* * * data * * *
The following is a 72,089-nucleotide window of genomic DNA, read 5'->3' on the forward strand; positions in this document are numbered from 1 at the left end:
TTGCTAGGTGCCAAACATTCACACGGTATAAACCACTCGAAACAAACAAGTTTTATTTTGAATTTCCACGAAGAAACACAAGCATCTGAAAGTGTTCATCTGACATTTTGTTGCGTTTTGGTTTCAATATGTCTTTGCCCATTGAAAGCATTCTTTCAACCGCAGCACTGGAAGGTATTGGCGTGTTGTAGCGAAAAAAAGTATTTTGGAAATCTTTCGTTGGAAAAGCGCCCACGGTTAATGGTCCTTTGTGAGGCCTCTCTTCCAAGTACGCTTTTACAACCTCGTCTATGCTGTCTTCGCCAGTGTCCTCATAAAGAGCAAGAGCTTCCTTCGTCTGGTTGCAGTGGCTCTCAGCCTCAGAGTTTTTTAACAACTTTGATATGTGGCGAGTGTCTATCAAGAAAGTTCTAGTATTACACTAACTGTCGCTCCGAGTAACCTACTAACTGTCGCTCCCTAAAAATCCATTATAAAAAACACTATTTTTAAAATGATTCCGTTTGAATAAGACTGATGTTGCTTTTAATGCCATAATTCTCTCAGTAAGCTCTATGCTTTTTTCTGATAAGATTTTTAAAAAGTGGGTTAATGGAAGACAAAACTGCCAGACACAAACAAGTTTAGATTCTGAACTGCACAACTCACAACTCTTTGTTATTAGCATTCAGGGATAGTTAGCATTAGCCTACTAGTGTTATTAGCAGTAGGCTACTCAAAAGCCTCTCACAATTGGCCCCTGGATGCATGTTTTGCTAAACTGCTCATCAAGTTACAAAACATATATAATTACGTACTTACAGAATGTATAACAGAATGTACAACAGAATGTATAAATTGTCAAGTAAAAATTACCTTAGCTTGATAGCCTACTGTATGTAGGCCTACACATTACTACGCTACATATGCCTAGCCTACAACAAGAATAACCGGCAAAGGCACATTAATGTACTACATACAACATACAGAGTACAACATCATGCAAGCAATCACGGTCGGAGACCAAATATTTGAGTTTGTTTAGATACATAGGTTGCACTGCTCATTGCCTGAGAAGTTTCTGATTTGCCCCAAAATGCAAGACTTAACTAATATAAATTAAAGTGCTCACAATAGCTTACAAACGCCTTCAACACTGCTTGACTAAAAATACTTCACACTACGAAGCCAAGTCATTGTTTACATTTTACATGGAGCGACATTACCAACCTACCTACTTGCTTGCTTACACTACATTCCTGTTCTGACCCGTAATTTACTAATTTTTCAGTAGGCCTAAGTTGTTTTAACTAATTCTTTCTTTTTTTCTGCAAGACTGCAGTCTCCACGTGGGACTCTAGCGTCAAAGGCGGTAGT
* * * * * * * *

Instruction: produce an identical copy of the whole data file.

The following is a 72,089-nucleotide window of genomic DNA, read 5'->3' on the forward strand; positions in this document are numbered from 1 at the left end:
TTGCTAGGTGCCAAACATTCACACGGTATAAACCACTCGAAACAAACAAGTTTTATTTTGAATTTCCACGAAGAAACACAAGCATCTGAAAGTGTTCATCTGACATTTTGTTGCGTTTTGGTTTCAATATGTCTTTGCCCATTGAAAGCATTCTTTCAACCGCAGCACTGGAAGGTATTGGCGTGTTGTAGCGAAAAAAAGTATTTTGGAAATCTTTCGTTGGAAAAGCGCCCACGGTTAATGGTCCTTTGTGAGGCCTCTCTTCCAAGTACGCTTTTACAACCTCGTCTATGCTGTCTTCGCCAGTGTCCTCATAAAGAGCAAGAGCTTCCTTCGTCTGGTTGCAGTGGCTCTCAGCCTCAGAGTTTTTTAACAACTTTGATATGTGGCGAGTGTCTATCAAGAAAGTTCTAGTATTACACTAACTGTCGCTCCGAGTAACCTACTAACTGTCGCTCCCTAAAAATCCATTATAAAAAACACTATTTTTAAAATGATTCCGTTTGAATAAGACTGATGTTGCTTTTAATGCCATAATTCTCTCAGTAAGCTCTATGCTTTTTTCTGATAAGATTTTTAAAAAGTGGGTTAATGGAAGACAAAACTGCCAGACACAAACAAGTTTAGATTCTGAACTGCACAACTCACAACTCTTTGTTATTAGCATTCAGGGATAGTTAGCATTAGCCTACTAGTGTTATTAGCAGTAGGCTACTCAAAAGCCTCTCACAATTGGCCCCTGGATGCATGTTTTGCTAAACTGCTCATCAAGTTACAAAACATATATAATTACGTACTTACAGAATGTATAACAGAATGTACAACAGAATGTATAAATTGTCAAGTAAAAATTACCTTAGCTTGATAGCCTACTGTATGTAGGCCTACACATTACTACGCTACATATGCCTAGCCTACAACAAGAATAACCGGCAAAGGCACATTAATGTACTACATACAACATACAGAGTACAACATCATGCAAGCAATCACGGTCGGAGACCAAATATTTGAGTTTGTTTAGATACATAGGTTGCACTGCTCATTGCCTGAGAAGTTTCTGATTTGCCCCAAAATGCAAGACTTAACTAATATAAATTAAAGTGCTCACAATAGCTTACAAACGCCTTCAACACTGCTTGACTAAAAATACTTCACACTACGAAGCCAAGTCATTGTTTACATTTTACATGGAGCGACATTACCAACCTACCTACTTGCTTGCTTACACTACATTCCTGTTCTGACCCGTAATTTACTAATTTTTCAGTAGGCCTAAGTTGTTTTAACTAATTCTTTCTTTTTTTCTGCAAGACTGCAGTCTCCACGTGGGACTCTAGCGTCAAAGGCGGTAGT